Preferably, detonation of said first explosive body is tamped by detonation of said second explosive body.

Preferably, shock waves of detonation of said first and second explosive bodies are radiated through said rock strata; said shock waves causing pulverisation in area of said spreading and propagation of cracks within said rock strata.

In another broad form of the invention, there is provided an explosive element; said explosive element including at least one explosive body contained within an elastomeric envelope; said elastomeric envelope acting to control a rate of deformation of said at least one explosive body within microseconds after impact of said explosive body with a target surface.

Preferably, said explosive element is a rock fracturing explosive element; said at least one explosive body radiating shock waves through rock strata causing propagation of cracks and pulverisation of said strata.

BRIEF DESCRIPTION OF DRAWINGS

Embodiments of the present invention will now be described with reference to the accompanying drawings wherein:

FIG. 1 is a sectioned side view of an improved rock fracturing mining explosive element including first and second explosive bodies according to a preferred embodiment of the invention,

FIG. 2 is a sectioned side view of the explosive element of FIG. 1 fitted to a carrier structure,

FIG. 3 is a view of a method of applying the explosive element and carrier structure to rock strata,

FIG. 4 is an instantaneous depiction of the explosive element and carrier structure microseconds after initial impact with rock strata,

FIG. 5 is a further instantaneous depiction of the explosive element following detonation of a second explosive body of the explosive element,

FIG. 6 is a further instantaneous depiction of the explosive element at a subsequent moment in which detonation of a first explosive body has occurred,

FIG. 7 is a sectioned view of rock strata illustrating the effect of the impact of the explosive element of the invention on the strata,

FIG. 8 is a sectioned view of an explosive element and carrier structure according to a further embodiment of the present invention,

FIG. 9 is a sectioned view of the behaviour of the explosive element of FIG. 8 on initial impact and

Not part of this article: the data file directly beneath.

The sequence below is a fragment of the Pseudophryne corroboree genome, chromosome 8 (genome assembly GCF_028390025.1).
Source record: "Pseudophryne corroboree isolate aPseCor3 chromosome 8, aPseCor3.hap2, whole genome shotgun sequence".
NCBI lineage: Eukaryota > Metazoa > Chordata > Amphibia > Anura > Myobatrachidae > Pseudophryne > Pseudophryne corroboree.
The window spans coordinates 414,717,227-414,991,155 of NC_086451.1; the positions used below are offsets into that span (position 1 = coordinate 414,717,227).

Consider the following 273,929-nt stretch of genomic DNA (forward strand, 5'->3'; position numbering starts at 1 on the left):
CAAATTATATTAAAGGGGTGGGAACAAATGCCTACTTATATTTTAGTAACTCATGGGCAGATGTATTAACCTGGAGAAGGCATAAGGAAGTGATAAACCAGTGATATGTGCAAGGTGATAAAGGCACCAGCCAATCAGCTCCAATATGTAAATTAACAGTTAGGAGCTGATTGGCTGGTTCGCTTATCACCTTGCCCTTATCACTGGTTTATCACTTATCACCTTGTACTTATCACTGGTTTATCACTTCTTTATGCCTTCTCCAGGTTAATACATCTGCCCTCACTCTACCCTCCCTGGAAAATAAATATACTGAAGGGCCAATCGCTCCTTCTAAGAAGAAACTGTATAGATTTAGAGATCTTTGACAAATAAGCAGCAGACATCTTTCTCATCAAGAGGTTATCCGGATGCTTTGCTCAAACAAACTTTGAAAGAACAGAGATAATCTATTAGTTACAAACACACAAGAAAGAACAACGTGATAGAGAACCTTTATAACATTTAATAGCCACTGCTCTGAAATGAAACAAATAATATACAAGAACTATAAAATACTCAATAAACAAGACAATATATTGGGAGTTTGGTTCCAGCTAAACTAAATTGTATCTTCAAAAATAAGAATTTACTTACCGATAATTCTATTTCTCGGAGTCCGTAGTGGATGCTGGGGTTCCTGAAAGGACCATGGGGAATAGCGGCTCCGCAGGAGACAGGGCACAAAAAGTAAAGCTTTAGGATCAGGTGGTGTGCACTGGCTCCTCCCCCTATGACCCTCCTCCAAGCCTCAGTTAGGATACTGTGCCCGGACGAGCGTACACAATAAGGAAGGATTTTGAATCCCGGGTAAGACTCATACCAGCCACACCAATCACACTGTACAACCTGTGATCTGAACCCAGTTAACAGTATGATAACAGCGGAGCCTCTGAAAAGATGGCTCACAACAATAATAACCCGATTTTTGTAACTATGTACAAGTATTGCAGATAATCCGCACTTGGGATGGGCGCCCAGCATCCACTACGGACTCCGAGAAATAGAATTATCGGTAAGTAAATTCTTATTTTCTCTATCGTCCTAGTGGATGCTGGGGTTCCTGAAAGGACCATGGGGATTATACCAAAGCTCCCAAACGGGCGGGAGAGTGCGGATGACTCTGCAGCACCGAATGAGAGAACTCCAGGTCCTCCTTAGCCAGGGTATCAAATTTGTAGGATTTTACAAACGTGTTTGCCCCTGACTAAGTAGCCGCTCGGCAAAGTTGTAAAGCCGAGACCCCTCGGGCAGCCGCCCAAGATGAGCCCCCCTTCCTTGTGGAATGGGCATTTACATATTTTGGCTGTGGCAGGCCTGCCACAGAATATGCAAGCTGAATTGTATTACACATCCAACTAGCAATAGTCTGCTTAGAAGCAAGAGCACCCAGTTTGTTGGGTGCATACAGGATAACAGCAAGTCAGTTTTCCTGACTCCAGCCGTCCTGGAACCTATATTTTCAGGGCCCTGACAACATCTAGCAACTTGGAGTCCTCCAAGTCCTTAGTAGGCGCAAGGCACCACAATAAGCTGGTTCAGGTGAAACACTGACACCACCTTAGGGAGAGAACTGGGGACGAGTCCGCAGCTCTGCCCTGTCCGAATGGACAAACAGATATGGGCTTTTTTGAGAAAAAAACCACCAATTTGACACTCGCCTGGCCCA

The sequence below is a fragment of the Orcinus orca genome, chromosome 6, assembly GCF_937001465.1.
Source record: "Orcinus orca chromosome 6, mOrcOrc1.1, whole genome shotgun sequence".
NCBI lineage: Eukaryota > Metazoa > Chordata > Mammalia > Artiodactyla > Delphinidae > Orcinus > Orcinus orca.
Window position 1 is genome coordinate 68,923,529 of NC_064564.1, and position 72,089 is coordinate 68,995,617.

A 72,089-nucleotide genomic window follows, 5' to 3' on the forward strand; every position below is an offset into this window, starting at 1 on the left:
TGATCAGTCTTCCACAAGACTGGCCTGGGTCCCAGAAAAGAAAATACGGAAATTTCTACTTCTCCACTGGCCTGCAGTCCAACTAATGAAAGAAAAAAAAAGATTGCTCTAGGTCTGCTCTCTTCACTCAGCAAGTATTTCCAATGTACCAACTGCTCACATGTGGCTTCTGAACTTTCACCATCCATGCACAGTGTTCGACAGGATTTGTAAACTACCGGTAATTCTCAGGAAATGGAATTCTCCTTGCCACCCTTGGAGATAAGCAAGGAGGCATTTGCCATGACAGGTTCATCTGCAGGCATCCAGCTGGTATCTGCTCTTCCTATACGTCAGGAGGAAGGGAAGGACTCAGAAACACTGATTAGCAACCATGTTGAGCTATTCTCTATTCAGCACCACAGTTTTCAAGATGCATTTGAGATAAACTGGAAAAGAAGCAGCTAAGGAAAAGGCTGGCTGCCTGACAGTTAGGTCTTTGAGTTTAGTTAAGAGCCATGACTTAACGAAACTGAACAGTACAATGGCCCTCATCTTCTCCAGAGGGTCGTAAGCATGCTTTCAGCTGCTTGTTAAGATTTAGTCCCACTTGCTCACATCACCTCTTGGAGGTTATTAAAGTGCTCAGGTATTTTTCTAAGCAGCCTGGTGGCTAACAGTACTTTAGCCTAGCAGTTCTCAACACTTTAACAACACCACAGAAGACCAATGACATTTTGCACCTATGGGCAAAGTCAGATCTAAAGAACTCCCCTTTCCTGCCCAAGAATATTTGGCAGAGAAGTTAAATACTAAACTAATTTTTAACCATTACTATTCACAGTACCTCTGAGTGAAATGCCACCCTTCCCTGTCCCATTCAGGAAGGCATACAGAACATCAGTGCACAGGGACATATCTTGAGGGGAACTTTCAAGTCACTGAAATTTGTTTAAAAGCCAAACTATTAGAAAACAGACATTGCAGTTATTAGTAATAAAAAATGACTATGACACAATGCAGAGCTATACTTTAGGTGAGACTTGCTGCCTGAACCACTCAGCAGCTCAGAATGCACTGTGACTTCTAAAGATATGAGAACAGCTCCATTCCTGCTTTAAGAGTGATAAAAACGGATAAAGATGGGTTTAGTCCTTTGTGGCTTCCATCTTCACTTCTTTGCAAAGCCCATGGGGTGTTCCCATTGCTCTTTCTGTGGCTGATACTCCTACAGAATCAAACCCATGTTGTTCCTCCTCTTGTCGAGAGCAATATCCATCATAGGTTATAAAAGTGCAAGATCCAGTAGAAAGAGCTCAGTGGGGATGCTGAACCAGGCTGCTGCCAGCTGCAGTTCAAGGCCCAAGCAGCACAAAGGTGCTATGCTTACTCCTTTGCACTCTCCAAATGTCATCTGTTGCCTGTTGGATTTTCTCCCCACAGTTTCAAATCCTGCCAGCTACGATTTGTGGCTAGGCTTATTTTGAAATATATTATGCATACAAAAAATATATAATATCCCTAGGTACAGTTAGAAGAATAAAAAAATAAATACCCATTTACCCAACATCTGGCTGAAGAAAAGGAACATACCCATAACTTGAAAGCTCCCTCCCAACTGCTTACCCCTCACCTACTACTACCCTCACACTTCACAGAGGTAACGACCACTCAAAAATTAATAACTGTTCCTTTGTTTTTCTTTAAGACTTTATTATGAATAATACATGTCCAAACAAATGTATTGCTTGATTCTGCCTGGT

FIG. 10 is a sectioned view of the nature of the penetration of a blast wave arising from use of the explosive element of FIG. 8.

DETAILED DESCRIPTION OF PREFERRED EMBODIMENTS

The present invention provides an explosive body for a rock-fracturing mining projectile which may be fitted to a carrier structure to form a projectile and fired at rock strata so as to pulverize and or shatter the strata in a mining operation.

The present invention may be utilised in any suitable commercially available launching system, for example the Rocktek Quickdraw system for stope clearance or any other similar system, whether propelled by pyrotechnic or compressed gas means. The present invention is also applicable to avalanche control, which utilises similar projectile launching and fusing systems to those devices utilised for stope clearance as previously disclosed in U.S. Pat. No. 6,457,416 noted above. The history of propelled explosive charges equipped with impact fuses, fins and base plates dates back at least one hundred and forty years. Examples can be found in use in the American Civil War, WW 1, WW2 and subsequently. Impact fused avalanche control projectiles are in prolific use in the snowfields of Canada, the United States, Switzerland and elsewhere.

The present invention provides a substantial improvement over existing known prior art and existing commercial systems, in that the expanding nature of the first explosive body coupled with the detonation sequencing of the second explosive body and subsequently, the first explosive body, produces enhanced rock breaking effects and most probably enhanced avalanche control effects in comparison to existing explosive systems.

First Preferred Embodiment

With reference to FIG. 1, in a preferred embodiment of an explosive element 10, it includes a first explosive body 12 and a juxtaposed second explosive body 14. In operation, as shown in the sequence of FIGS. 4 to 6, the first explosive body 12 is so constructed as to control the rate of its spreading and compression against a surface prior to detonation when subjected to an initial impact against a target, causing extremely rapid, yet progressive, annular expansion and radial squashing against the target surface, typically a rock face or boulder. The second explosive body is detonated subsequent to the impact of the explosive element, causing a virtually instantaneous secondary spreading and explosive tamping of the first expanding explosive body against the surface. In addition to the virtually instantaneous secondary spreading and explosive tamping, explosion of the second explosive body causes detonation of the first explosive body.

Referring again to FIG. 1 and now also to FIG. 2, the explosive element 10 is supported in a plastic carrier structure 16 comprising a forward sleeve or socket portion 18 and a finned rear portion 20. The rear of the finned portion is provided with a base plate 21.

The sleeve portion 18 is open at its forward end 22, with the forward end accepting insertion of the explosive element 10. A cap 24 over the open forward end retains the explosive element 10 in the socket prior to use.

The first explosive body may be formed of a malleable explosive mass, the consistency of which is such as to deform and spread in a controlled manner in the first microseconds of impact with a surface. Alternatively, the first explosive body 12 may consist of a prilled or powdered or gelled or emulsified explosive contained in an elastomer fabric envelope 26 so that the elastomer envelope provides the desired controlled deformation and spreading. In either case, the first explosive body is located in a foremost portion of the socket, while the second explosive body 14 locates in a rearmost portion of the socket.